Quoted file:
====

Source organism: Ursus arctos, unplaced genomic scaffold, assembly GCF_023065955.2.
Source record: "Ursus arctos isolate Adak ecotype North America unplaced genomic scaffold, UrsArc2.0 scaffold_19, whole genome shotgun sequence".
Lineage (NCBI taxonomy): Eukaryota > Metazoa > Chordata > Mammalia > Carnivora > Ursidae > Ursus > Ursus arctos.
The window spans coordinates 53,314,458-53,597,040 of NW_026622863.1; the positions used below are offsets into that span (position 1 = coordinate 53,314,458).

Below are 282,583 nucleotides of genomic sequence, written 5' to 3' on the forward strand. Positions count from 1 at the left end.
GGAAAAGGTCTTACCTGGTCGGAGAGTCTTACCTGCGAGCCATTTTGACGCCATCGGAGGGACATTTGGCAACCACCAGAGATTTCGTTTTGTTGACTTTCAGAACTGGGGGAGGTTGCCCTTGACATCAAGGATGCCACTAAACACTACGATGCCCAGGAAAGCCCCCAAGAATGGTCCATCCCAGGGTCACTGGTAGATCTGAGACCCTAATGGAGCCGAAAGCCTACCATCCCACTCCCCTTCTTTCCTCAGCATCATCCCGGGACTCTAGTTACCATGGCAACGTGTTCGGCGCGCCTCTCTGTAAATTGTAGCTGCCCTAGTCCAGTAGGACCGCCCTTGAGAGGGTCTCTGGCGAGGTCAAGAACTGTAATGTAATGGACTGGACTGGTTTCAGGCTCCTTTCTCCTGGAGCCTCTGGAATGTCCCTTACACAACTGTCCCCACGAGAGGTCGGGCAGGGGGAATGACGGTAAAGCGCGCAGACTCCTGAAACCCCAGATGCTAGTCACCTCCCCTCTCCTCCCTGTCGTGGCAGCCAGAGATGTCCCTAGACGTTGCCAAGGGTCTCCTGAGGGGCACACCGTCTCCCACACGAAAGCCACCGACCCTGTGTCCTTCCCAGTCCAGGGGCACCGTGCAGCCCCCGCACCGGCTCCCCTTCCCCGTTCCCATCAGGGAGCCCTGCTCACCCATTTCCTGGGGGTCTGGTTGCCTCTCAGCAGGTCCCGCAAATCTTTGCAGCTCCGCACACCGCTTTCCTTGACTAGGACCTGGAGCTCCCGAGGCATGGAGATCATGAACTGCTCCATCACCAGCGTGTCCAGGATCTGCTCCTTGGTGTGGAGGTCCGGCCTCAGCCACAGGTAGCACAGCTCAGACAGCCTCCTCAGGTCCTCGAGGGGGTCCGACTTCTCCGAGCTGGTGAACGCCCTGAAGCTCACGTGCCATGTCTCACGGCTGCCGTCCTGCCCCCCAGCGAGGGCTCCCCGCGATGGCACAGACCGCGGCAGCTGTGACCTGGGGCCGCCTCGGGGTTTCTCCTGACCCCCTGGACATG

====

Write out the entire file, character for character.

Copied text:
Source organism: Ursus arctos, unplaced genomic scaffold, assembly GCF_023065955.2.
Source record: "Ursus arctos isolate Adak ecotype North America unplaced genomic scaffold, UrsArc2.0 scaffold_19, whole genome shotgun sequence".
Lineage (NCBI taxonomy): Eukaryota > Metazoa > Chordata > Mammalia > Carnivora > Ursidae > Ursus > Ursus arctos.
The window spans coordinates 53,314,458-53,597,040 of NW_026622863.1; the positions used below are offsets into that span (position 1 = coordinate 53,314,458).

Below are 282,583 nucleotides of genomic sequence, written 5' to 3' on the forward strand. Positions count from 1 at the left end.
GGAAAAGGTCTTACCTGGTCGGAGAGTCTTACCTGCGAGCCATTTTGACGCCATCGGAGGGACATTTGGCAACCACCAGAGATTTCGTTTTGTTGACTTTCAGAACTGGGGGAGGTTGCCCTTGACATCAAGGATGCCACTAAACACTACGATGCCCAGGAAAGCCCCCAAGAATGGTCCATCCCAGGGTCACTGGTAGATCTGAGACCCTAATGGAGCCGAAAGCCTACCATCCCACTCCCCTTCTTTCCTCAGCATCATCCCGGGACTCTAGTTACCATGGCAACGTGTTCGGCGCGCCTCTCTGTAAATTGTAGCTGCCCTAGTCCAGTAGGACCGCCCTTGAGAGGGTCTCTGGCGAGGTCAAGAACTGTAATGTAATGGACTGGACTGGTTTCAGGCTCCTTTCTCCTGGAGCCTCTGGAATGTCCCTTACACAACTGTCCCCACGAGAGGTCGGGCAGGGGGAATGACGGTAAAGCGCGCAGACTCCTGAAACCCCAGATGCTAGTCACCTCCCCTCTCCTCCCTGTCGTGGCAGCCAGAGATGTCCCTAGACGTTGCCAAGGGTCTCCTGAGGGGCACACCGTCTCCCACACGAAAGCCACCGACCCTGTGTCCTTCCCAGTCCAGGGGCACCGTGCAGCCCCCGCACCGGCTCCCCTTCCCCGTTCCCATCAGGGAGCCCTGCTCACCCATTTCCTGGGGGTCTGGTTGCCTCTCAGCAGGTCCCGCAAATCTTTGCAGCTCCGCACACCGCTTTCCTTGACTAGGACCTGGAGCTCCCGAGGCATGGAGATCATGAACTGCTCCATCACCAGCGTGTCCAGGATCTGCTCCTTGGTGTGGAGGTCCGGCCTCAGCCACAGGTAGCACAGCTCAGACAGCCTCCTCAGGTCCTCGAGGGGGTCCGACTTCTCCGAGCTGGTGAACGCCCTGAAGCTCACGTGCCATGTCTCACGGCTGCCGTCCTGCCCCCCAGCGAGGGCTCCCCGCGATGGCACAGACCGCGGCAGCTGTGACCTGGGGCCGCCTCGGGGTTTCTCCTGACCCCCTGGACATG